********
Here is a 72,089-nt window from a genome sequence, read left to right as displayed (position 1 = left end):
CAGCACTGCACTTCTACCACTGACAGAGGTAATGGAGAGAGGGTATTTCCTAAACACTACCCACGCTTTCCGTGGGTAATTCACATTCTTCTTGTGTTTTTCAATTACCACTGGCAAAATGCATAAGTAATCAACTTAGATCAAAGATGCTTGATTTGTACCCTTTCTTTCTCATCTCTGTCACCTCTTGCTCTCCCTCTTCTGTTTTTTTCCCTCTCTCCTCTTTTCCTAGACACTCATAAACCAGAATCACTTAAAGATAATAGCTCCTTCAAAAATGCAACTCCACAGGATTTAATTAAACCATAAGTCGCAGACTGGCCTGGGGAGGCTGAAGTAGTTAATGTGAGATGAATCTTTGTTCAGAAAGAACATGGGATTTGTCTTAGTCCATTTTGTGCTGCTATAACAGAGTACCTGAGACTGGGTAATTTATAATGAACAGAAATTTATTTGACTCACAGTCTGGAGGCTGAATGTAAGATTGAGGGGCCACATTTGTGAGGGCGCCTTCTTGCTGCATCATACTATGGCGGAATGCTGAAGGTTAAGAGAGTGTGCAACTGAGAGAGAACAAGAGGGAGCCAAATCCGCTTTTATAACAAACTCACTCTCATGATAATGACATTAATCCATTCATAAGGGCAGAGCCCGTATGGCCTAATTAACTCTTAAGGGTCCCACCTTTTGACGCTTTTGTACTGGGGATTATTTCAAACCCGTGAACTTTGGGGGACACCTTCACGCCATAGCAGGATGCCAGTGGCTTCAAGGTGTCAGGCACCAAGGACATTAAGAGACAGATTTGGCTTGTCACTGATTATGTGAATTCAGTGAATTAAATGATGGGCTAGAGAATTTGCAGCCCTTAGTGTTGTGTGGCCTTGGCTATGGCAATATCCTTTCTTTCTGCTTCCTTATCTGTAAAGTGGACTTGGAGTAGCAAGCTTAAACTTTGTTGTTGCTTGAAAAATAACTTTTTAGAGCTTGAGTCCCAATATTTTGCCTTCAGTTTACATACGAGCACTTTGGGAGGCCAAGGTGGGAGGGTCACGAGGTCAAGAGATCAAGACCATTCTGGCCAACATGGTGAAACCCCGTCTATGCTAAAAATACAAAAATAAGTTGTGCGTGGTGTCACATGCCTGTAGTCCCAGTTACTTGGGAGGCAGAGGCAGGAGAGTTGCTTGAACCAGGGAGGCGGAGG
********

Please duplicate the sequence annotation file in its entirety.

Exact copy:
Here is a 72,089-nt window from a genome sequence, read left to right as displayed (position 1 = left end):
CAGCACTGCACTTCTACCACTGACAGAGGTAATGGAGAGAGGGTATTTCCTAAACACTACCCACGCTTTCCGTGGGTAATTCACATTCTTCTTGTGTTTTTCAATTACCACTGGCAAAATGCATAAGTAATCAACTTAGATCAAAGATGCTTGATTTGTACCCTTTCTTTCTCATCTCTGTCACCTCTTGCTCTCCCTCTTCTGTTTTTTTCCCTCTCTCCTCTTTTCCTAGACACTCATAAACCAGAATCACTTAAAGATAATAGCTCCTTCAAAAATGCAACTCCACAGGATTTAATTAAACCATAAGTCGCAGACTGGCCTGGGGAGGCTGAAGTAGTTAATGTGAGATGAATCTTTGTTCAGAAAGAACATGGGATTTGTCTTAGTCCATTTTGTGCTGCTATAACAGAGTACCTGAGACTGGGTAATTTATAATGAACAGAAATTTATTTGACTCACAGTCTGGAGGCTGAATGTAAGATTGAGGGGCCACATTTGTGAGGGCGCCTTCTTGCTGCATCATACTATGGCGGAATGCTGAAGGTTAAGAGAGTGTGCAACTGAGAGAGAACAAGAGGGAGCCAAATCCGCTTTTATAACAAACTCACTCTCATGATAATGACATTAATCCATTCATAAGGGCAGAGCCCGTATGGCCTAATTAACTCTTAAGGGTCCCACCTTTTGACGCTTTTGTACTGGGGATTATTTCAAACCCGTGAACTTTGGGGGACACCTTCACGCCATAGCAGGATGCCAGTGGCTTCAAGGTGTCAGGCACCAAGGACATTAAGAGACAGATTTGGCTTGTCACTGATTATGTGAATTCAGTGAATTAAATGATGGGCTAGAGAATTTGCAGCCCTTAGTGTTGTGTGGCCTTGGCTATGGCAATATCCTTTCTTTCTGCTTCCTTATCTGTAAAGTGGACTTGGAGTAGCAAGCTTAAACTTTGTTGTTGCTTGAAAAATAACTTTTTAGAGCTTGAGTCCCAATATTTTGCCTTCAGTTTACATACGAGCACTTTGGGAGGCCAAGGTGGGAGGGTCACGAGGTCAAGAGATCAAGACCATTCTGGCCAACATGGTGAAACCCCGTCTATGCTAAAAATACAAAAATAAGTTGTGCGTGGTGTCACATGCCTGTAGTCCCAGTTACTTGGGAGGCAGAGGCAGGAGAGTTGCTTGAACCAGGGAGGCGGAGG